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Cape Town Crusaders: Meet Zanele Lwana
Student and social activist extraordinaire strives to transform underprivileged communities through youth development
Meet Khayelitsha-born Zanele Lwana, a woman with what seems like an infinite supply of well-spoken ideas and firm yet friendly-set shoulders. Although she is only a 21-year-old student at UCT, she has already made a name for herself through her involvement with community-shaping organisations, like Student Health and Welfare Centres Organisation (SHAWCO), a body for responsible citizenship through education health and entrepreneurship, and Communitas, an incubator for social development projects.
More recently though, she launched her own independent social initiative. Titled Messages to my President, Zanele’s brainchild—which was part of the 25 May 100in1Day project—aimed to give a voice to young people in under-privileged communities in the hope that in acknowledging issues, they can begin to change them. Passionate about getting the youth to think critically about the places they live, Zanele makes Messages to my President her (and the teens’) starting point for social change.
How did the concept behind this project first occur to you/what inspired you?
In late April, I was part of the SHAWCO Saturday School (a program that offers extra educational lessons to Grade 12 learners) and the idea came to me. I wanted to develop an alumni program for the learners who graduated from the programme. I wanted to focus on helping teenagers overcome the challenges they’re confronted with in their communities, because that’s when you start finding out about stuff, when you are a teenager. So I thought of creating a platform that could be used to make their voices heard.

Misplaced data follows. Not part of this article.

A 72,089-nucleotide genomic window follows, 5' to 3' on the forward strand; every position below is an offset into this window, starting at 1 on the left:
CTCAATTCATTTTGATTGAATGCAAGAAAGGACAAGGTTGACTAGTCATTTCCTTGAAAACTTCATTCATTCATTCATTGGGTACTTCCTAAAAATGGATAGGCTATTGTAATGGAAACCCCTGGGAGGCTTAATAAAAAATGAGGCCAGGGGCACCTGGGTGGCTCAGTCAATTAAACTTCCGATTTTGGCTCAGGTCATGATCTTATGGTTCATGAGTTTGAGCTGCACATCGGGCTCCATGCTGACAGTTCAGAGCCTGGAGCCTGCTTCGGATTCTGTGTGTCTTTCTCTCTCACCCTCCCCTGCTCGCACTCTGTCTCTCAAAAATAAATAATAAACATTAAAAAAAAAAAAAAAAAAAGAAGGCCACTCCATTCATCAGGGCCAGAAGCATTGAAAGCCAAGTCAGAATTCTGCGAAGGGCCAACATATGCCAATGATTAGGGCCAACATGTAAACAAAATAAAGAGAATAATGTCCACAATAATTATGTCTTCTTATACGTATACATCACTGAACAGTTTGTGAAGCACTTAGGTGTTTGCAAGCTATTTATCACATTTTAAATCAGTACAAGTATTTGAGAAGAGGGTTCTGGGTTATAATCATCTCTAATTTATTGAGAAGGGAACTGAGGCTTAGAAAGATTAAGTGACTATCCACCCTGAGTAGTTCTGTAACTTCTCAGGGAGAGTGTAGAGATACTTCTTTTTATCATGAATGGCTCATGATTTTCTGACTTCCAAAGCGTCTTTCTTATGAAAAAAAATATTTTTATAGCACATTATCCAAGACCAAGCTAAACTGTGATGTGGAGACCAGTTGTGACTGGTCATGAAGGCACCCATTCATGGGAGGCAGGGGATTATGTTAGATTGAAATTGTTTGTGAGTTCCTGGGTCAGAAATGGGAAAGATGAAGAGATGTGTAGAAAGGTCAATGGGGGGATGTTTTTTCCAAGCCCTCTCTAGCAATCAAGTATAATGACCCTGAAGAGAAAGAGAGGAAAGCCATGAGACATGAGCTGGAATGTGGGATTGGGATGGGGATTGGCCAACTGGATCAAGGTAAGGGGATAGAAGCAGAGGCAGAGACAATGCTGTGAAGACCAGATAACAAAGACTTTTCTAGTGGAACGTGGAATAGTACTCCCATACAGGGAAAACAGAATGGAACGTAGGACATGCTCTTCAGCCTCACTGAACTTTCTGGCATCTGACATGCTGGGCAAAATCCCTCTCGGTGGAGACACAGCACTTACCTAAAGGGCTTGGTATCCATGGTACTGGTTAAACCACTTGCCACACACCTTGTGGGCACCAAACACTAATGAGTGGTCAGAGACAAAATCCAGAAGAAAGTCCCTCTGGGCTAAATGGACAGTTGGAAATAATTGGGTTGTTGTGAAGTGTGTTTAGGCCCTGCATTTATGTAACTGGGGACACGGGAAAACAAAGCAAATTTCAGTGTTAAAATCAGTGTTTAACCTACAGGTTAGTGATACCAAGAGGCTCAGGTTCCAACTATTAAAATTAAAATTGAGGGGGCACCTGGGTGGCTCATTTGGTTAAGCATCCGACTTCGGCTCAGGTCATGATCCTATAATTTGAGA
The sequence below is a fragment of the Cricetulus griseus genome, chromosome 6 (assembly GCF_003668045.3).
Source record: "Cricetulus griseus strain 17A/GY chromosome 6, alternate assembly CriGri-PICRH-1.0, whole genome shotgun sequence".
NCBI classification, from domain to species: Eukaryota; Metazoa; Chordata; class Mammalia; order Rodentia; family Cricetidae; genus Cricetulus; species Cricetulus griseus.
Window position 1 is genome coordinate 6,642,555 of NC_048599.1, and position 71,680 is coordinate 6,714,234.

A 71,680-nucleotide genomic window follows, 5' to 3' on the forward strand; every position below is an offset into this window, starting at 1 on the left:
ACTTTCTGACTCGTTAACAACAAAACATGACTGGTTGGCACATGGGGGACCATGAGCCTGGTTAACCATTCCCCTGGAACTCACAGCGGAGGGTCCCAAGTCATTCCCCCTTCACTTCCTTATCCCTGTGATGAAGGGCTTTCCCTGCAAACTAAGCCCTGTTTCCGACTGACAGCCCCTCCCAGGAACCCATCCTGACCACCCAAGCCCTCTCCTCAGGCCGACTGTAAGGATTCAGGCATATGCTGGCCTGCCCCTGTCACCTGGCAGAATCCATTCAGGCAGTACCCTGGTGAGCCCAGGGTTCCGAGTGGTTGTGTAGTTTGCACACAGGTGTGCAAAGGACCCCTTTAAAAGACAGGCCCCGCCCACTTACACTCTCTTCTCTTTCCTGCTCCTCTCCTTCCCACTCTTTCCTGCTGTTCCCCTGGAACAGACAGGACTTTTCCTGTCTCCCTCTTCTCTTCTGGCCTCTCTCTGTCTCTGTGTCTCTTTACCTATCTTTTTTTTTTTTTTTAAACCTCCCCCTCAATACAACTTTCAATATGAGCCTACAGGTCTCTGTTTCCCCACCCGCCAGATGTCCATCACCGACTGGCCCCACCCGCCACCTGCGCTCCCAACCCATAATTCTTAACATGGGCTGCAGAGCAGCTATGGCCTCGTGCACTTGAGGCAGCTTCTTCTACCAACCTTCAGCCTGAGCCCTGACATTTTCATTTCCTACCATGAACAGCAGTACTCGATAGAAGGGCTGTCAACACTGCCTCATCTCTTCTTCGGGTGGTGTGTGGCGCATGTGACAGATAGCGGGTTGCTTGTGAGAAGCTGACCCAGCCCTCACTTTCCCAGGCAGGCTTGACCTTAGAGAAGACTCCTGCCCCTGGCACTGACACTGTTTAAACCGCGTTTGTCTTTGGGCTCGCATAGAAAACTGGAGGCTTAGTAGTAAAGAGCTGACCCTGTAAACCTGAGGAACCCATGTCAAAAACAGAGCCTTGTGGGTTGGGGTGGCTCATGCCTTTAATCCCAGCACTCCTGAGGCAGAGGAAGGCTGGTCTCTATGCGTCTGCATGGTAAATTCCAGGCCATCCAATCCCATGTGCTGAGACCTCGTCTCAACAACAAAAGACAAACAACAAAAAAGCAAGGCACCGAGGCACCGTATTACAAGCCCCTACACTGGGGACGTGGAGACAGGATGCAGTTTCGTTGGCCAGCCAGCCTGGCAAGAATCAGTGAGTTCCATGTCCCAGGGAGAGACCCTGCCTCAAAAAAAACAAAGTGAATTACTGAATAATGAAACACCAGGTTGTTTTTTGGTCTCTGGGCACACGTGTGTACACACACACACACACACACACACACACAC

How did the project work?
On the 25th I went to Khayelitsha and had one-on-one dialogues with the young people. Of course there was a lot of stuff we ended up talking about, but my main focus was to have them write down the most important idea or problem [in the community]. They wrote the message on white boards, and held the boards up for a photo. I had contacted the store manager of Fuji Image Centre in Kenilworth about sponsorship before, so I took the photos of the teenagers there and printed around 50 posters. I then posted the pictures in public spaces, like bus stops and other areas around Khayelitsha.
Why do you feel this sort of work is so important?
For me, individually, my parents were old and not working anymore by the time I finished high school. So in terms of my personal development, I grew as an individual through the assistance of extracurricular activities at school, and I explored through organizations such as SHAWCO and other facilitating peer groups. So I feel like the work I do is important in terms of bridging the gap between what you absorb from your parents and surroundings and what you actually finding out about through life experience.
What challenges did you come across in your project?